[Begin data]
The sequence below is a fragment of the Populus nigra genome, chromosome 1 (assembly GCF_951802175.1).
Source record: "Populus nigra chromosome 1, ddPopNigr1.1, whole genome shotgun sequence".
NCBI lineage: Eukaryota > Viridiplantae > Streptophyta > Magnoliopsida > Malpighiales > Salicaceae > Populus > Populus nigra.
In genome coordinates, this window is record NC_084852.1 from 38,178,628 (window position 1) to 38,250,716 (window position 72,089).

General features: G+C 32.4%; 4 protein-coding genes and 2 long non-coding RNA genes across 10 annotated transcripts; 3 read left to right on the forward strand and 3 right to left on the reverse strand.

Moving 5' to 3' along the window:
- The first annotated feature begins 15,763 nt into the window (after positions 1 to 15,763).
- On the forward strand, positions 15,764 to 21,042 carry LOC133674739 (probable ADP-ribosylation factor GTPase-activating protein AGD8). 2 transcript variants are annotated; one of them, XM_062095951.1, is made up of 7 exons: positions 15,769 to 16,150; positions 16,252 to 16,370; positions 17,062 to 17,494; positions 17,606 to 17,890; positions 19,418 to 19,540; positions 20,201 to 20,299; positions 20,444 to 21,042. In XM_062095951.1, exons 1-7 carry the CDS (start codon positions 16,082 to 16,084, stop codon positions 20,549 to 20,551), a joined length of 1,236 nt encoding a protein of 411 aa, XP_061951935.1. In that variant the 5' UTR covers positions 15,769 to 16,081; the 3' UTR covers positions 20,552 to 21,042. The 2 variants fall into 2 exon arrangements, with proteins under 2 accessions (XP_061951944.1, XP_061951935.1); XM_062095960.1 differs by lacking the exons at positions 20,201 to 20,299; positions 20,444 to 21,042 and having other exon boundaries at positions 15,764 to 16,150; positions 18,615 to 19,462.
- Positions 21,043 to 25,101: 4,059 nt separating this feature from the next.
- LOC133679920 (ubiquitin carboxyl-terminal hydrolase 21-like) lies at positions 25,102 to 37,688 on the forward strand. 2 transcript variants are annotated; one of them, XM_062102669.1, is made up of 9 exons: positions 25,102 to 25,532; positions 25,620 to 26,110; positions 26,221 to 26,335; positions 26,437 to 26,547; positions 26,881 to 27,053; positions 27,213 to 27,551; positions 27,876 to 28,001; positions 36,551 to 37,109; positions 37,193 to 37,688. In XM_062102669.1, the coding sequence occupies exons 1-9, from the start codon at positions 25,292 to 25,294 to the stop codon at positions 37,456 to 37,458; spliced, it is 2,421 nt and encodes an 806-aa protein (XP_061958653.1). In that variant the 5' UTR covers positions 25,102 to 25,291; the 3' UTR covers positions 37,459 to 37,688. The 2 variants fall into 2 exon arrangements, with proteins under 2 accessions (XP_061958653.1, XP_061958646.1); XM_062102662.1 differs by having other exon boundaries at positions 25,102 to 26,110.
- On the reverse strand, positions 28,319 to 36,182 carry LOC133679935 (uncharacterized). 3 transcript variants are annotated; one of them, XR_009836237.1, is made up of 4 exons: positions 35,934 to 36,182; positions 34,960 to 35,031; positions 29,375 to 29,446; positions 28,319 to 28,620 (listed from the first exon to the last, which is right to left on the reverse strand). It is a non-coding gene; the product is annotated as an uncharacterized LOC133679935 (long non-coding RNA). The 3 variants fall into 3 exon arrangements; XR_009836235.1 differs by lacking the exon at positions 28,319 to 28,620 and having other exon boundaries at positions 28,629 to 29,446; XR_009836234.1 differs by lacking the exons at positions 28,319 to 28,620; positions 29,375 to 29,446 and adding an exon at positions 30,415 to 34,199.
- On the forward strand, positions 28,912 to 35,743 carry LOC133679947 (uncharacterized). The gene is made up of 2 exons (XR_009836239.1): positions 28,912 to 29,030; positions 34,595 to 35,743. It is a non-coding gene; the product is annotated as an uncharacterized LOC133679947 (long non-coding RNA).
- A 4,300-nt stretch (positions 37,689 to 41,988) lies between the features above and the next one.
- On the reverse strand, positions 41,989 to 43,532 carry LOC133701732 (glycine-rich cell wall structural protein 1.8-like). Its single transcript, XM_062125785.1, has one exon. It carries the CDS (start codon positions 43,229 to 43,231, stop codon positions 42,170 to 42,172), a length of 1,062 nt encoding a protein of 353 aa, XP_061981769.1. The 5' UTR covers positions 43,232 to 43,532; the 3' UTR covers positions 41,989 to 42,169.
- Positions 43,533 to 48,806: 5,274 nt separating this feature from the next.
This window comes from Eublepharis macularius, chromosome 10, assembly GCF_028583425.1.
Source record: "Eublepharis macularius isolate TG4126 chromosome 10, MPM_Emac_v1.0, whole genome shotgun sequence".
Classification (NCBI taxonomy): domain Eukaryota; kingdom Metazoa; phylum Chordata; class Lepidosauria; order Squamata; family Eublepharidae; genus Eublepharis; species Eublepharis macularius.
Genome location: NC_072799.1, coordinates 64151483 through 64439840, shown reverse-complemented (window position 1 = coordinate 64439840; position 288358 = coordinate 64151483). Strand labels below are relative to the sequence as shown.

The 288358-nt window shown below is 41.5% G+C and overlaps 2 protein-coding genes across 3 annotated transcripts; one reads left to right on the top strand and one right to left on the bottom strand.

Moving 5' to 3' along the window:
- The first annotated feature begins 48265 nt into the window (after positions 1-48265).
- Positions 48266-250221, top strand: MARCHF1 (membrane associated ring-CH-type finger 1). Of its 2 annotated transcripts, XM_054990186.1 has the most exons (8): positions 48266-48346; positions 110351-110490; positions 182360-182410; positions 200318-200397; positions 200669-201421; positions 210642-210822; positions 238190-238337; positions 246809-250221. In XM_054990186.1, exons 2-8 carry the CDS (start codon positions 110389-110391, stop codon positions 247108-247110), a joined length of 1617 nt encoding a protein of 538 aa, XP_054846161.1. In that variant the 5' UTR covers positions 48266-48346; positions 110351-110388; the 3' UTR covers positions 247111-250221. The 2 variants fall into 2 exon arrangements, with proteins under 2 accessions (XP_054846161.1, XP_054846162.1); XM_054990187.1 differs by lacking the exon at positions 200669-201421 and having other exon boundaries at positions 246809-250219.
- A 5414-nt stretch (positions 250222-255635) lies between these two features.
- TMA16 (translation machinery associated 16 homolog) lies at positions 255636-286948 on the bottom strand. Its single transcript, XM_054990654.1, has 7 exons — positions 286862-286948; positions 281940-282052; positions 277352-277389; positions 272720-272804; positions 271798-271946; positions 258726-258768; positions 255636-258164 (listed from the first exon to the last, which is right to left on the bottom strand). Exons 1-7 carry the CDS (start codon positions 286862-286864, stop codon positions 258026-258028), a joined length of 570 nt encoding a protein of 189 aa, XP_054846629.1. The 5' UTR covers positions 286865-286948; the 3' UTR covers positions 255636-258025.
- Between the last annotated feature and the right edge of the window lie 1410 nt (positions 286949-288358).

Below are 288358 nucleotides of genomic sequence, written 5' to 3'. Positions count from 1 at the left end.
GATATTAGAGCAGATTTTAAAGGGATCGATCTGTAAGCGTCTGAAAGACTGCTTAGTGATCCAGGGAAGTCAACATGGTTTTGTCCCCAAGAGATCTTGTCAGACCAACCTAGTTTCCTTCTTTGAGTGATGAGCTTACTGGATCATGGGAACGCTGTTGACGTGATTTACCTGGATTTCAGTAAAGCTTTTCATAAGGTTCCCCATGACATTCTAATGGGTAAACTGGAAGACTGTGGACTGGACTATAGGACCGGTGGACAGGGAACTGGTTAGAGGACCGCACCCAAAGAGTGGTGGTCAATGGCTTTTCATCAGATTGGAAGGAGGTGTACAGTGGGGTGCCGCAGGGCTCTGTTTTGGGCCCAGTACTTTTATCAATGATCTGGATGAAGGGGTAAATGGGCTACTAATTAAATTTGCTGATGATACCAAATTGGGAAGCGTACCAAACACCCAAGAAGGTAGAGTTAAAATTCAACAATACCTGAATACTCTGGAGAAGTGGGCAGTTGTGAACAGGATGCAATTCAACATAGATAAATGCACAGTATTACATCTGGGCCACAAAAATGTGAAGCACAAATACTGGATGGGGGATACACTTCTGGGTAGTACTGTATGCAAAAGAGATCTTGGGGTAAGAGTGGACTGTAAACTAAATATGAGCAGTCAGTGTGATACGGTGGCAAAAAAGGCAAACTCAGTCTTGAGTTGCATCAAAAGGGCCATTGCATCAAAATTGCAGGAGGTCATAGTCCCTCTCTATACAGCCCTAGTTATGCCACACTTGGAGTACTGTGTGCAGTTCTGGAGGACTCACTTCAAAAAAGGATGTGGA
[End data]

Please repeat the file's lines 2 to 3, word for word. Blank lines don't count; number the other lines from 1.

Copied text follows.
Source record: "Populus nigra chromosome 1, ddPopNigr1.1, whole genome shotgun sequence".
NCBI lineage: Eukaryota > Viridiplantae > Streptophyta > Magnoliopsida > Malpighiales > Salicaceae > Populus > Populus nigra.